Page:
How does Charlie Gordon from "Flowers for Algernon" change emotionally?
Charlie Gordon experiences an enormous emotional change during the course of the story "Flowers for Algernon." While his intellectual development is clearly documented--Charlie's vocabulary increases and he is able to understand complex scientific information--readers need to infer what impact this same development has on his emotions. As Charlie gains understanding of the world and his place within it, he realizes that he had been treated poorly and inhumanely by those people he thought were friends.
An example of this is the way in which he is treated by his colleagues at the bakery. Before Charlie's intellect changes, he does not realize that these men are not his friends and that they spend time with him as a form of amusement for themselves. Charlie does not realize that he is being used as a clown or jester, and he believes that they are laughing with him, not at him. As Charlie's intellect grows, he sees things as they truly are, and he understands that he has been mistreated and used. He feels hurt and wounded by this.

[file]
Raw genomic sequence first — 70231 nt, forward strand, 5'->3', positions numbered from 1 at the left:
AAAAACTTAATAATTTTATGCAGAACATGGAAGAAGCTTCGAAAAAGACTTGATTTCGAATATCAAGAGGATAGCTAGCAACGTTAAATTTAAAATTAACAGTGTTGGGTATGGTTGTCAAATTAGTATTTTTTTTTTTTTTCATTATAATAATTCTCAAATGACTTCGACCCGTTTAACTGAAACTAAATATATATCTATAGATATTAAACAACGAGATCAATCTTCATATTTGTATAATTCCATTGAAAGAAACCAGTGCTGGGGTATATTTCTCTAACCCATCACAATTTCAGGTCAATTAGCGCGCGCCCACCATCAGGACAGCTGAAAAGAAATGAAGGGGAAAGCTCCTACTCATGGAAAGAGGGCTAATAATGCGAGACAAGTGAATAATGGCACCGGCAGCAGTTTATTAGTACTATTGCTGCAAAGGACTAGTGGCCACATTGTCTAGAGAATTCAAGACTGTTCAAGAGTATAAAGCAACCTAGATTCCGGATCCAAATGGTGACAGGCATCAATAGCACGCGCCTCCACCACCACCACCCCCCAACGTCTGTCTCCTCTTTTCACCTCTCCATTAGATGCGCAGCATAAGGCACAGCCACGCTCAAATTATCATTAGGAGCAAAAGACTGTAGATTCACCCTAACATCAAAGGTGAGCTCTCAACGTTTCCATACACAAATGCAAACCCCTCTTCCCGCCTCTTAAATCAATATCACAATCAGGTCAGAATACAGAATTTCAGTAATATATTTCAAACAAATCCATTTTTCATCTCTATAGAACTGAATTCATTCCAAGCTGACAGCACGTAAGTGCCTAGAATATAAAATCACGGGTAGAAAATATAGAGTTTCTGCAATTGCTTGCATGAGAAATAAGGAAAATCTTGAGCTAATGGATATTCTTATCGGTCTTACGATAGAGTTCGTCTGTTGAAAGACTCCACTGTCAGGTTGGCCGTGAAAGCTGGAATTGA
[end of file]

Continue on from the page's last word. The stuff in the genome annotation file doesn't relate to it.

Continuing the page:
In addition, Charlie's emotions are impacted when he finds himself having strong romantic feelings for his teacher, Ms. Kinnian. Before the procedure Charlie viewed Ms. Kinnian as a friend and mentor. She was his teacher in a special education class. Once he begins to understand who he is and who he used to be, he sees more in Ms. Kinnian and becomes emotionally involved with her. He falls in love with his teacher and desires a romantic relationship.
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